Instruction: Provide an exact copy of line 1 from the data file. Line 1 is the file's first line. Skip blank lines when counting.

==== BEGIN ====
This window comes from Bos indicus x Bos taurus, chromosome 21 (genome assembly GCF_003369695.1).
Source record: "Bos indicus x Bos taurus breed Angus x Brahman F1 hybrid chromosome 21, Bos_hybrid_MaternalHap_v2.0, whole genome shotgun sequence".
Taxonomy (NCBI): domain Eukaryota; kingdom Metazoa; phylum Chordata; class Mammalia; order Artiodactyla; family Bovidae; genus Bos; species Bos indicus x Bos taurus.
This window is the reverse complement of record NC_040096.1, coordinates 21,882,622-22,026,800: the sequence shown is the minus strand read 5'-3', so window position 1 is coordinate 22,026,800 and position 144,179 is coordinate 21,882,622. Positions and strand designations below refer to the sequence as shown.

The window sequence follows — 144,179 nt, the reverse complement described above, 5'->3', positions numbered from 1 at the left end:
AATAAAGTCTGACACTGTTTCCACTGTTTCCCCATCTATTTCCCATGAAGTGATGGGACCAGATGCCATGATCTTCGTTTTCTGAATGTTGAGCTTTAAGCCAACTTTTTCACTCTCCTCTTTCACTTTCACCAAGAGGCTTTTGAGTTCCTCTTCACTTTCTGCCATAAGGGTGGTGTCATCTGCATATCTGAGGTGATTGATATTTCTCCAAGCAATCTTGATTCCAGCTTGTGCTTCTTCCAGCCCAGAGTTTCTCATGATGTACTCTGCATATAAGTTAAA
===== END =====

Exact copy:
This window comes from Bos indicus x Bos taurus, chromosome 21 (genome assembly GCF_003369695.1).